Sport climber
OSLO
Topic Author's Reply - May 3, 2019 - 02:25pm PT

Älvdalen 1951: [Click to View YouTube Video]

Älvdalen 2018: [Click to View YouTube Video]

And then an Älvdalen lullaby: Huldrelokk live - Kerstin Blodig, Mia Gunberg Ådin and Liv Vester Larsen - [Click to View YouTube Video]
Marlow

Sport climber
OSLO
Topic Author's Reply - May 4, 2019 - 01:26am PT

Älvdalen

The Universal Grassclimbing Meet 2016: Dalarne climbing club climbing ice in Älvdalen -Grövelsjön - and right across the border on the Norwegian side - Båthusberget - not far from Elgå: [Click to View YouTube Video]

Yes, you find cliffs in Älvdalen:

And a river:
Marlow

Sport climber
OSLO
Topic Author's Reply - May 4, 2019 - 02:16am PT

Hykjeberget

Hykjeberget is a mountain where biology and geology interact so that special conditions are created. The mountain has sides facing south, east and west. The cliff's ability to store heat means that the rock gives off heat to its surroundings, primarily during autumn and winter. Then a good local climate is created that favors demanding plants, often species that can only be found further south.

Already in 1734 Carl von Linné visited Hykjeberget and described the peculiar flora below the mountain slope. Here you can find species that are otherwise unusual in these areas - maple, linden, skogstry (Lonicera xylosteum), sötvedel (Astragalus glycyphyllos), getrams (Polygonatum odoratum) and gaffelbräken (Asplenium septentrionale).


formerclimber

Boulder climber
CA
May 8, 2019 - 08:28am PT
Regarding Yamnaya culture mentioned above - came across this random article calling them most violent people that ever existed, huh.
https://www.dailymail.co.uk/sciencetech/article-6865741/The-violent-group-people-lived.html

The wording might be sensationalist (definitely different from more of a rosy picture which was being presented back when I was in high school history class). They built kurgans - I grew up near one of those, they were all over the place and called exactly that. Most of them weren't excavated but you knew what they are, very different from a regular hill (kurgans were built by their descendants too).
Marlow

Sport climber
OSLO
Topic Author's Reply - May 19, 2019 - 01:50am PT

The Forest - A Time-Lapse Journey Through the Forgotten Norway: [Click to View YouTube Video]

"The Forest" takes us on a journey through the deep forests and aims to shine light on a landscape in Norway one usually does not see in the tourist magazines. This is portrayed through the magical night, mystical morning and adventurous day. Set to the words of Theodor Kittelsen the film gives associations with the traditional, Norwegian fairytales in a modern visual and auditive setting.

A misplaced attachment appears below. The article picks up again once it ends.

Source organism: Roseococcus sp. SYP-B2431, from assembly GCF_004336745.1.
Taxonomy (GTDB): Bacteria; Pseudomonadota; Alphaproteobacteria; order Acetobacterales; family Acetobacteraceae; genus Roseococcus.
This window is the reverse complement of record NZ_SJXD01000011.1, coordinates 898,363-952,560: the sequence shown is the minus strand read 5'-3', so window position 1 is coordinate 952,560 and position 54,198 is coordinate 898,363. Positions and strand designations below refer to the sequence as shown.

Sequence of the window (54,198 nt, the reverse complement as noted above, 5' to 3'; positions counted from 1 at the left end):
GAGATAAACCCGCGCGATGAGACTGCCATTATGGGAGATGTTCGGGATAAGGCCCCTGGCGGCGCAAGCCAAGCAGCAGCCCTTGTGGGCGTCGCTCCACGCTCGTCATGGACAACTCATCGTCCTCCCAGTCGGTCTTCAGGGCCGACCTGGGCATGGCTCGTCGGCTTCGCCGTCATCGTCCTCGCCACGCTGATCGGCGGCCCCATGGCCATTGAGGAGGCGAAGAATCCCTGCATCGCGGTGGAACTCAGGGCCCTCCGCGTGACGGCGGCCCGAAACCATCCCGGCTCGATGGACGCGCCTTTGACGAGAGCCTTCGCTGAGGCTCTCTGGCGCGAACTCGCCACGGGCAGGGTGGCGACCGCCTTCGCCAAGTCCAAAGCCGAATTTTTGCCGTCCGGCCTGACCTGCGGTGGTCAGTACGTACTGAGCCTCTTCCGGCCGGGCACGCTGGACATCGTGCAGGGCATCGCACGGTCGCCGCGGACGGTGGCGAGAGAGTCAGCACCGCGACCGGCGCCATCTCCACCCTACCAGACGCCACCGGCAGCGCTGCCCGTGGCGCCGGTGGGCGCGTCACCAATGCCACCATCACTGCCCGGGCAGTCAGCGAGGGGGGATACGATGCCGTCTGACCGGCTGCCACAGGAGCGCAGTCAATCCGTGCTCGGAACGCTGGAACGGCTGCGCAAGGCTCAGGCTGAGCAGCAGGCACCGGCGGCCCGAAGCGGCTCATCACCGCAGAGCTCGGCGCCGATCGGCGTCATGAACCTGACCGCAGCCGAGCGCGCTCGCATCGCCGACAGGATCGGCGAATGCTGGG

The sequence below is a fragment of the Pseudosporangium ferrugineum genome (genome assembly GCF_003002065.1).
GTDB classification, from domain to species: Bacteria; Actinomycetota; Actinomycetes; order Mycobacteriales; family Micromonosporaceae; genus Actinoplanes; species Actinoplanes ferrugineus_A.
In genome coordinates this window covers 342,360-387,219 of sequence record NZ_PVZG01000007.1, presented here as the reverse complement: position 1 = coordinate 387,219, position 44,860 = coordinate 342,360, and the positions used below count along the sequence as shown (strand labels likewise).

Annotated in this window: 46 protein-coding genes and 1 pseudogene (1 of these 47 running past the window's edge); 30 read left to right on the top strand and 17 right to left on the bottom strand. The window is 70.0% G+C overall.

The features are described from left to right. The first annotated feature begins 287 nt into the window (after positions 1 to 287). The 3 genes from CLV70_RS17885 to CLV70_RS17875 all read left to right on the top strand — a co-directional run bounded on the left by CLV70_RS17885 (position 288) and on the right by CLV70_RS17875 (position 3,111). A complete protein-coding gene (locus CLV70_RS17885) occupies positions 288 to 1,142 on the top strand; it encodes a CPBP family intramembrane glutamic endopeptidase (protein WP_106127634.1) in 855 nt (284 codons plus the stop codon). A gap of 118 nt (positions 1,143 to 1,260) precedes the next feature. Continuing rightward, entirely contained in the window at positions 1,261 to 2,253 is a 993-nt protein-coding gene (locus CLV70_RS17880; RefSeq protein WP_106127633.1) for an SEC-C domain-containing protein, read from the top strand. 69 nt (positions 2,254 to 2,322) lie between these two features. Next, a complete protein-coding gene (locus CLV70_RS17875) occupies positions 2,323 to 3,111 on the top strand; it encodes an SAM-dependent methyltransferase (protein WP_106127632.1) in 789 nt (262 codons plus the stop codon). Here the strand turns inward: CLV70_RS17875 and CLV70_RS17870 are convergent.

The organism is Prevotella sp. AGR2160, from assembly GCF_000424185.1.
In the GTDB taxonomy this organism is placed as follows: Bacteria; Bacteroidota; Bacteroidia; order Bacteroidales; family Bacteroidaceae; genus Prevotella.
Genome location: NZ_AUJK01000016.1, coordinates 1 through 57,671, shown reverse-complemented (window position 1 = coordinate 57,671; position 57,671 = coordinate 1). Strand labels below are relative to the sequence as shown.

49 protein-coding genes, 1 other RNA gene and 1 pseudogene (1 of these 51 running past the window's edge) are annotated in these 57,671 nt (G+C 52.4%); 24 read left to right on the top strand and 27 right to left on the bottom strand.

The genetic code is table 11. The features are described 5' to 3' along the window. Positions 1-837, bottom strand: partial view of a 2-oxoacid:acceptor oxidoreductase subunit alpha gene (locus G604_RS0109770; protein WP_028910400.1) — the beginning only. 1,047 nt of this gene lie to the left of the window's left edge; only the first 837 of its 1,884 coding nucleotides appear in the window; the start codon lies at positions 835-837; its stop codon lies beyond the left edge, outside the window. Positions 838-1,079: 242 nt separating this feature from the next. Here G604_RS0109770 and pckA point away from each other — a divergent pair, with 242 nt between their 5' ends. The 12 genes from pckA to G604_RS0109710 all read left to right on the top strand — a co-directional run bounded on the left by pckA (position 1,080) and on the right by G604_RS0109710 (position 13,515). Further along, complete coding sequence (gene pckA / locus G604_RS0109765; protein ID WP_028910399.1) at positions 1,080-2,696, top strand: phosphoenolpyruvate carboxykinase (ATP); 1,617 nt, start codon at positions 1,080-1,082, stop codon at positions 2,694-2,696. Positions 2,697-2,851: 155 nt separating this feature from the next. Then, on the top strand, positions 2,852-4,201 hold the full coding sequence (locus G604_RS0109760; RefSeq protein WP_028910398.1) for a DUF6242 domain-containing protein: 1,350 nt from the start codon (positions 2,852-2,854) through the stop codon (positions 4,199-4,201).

The soundtrack (named "Urskog") is custom composed for this film by Jogeir. Check out his Facebook page (https://www.facebook.com/jogeirmusic/); and Soundcloud (https://soundcloud.com/jogeirmusic);. Vocals on the track is done by Katrine Ødegaard Stenbekk. Mixed and mastered by Tony Draper. These guys were also the creators of the soundtrack from my last video, "NORWAY - A Time-Lapse Adventure". The voice over is done by the brilliant Norwegian actor Ingar Helge Gimle.

Morten Rustad


The TH Kittelsen story told at the beginning:

When the sun went down, solitude and quietness swept through the forest
silent and dense
It was as if they did not dare to take a breath
as if the forest had quiet, silent expectations
Then our hearts started to pound, we wanted more, we begged and prayed for adventures
and the forest gave us adventure...
Reilly

Mountain climber
The Other Monrovia- CA
May 19, 2019 - 02:56am PT
I will miss this, Marlow. Tusen takk!
cybele

Ice climber
Salt Lake City
May 19, 2019 - 11:00am PT
Oh Marlow all the beautiful rare pictures... thank you for this thread
Reilly

Mountain climber
The Other Monrovia- CA
May 19, 2019 - 04:48pm PT
A lifeboat of tranquillity in a sea of rancor.
Marlow

Sport climber
OSLO
Topic Author's Reply - May 20, 2019 - 10:49am PT

Reilly and Cybele. I appreciate your feedback.

A lifeboat of tranquillity in a sea of rancor.

^^^^ I'll remember those words ....
Mighty Hiker

climber
Outside the Asylum
May 31, 2019 - 02:29pm PT
I'll particularly miss Marlow's contributions here and elsewhere.
Fossil climber

Trad climber
Atlin, B. C.
May 31, 2019 - 02:42pm PT
Thanks for this thread, Marlow! Always great stuff! I'd include a Kittleson troll, here - the one who wonders how old he is - but - not my photo!

Wayne
Reilly

Mountain climber
The Other Monrovia- CA
May 31, 2019 - 02:44pm PT
Just seeing this thread brings back the taste of Sognefjord strawberries last summer!
How are those even legal?
JC Marin

Trad climber
CA
May 31, 2019 - 08:28pm PT
Ha det!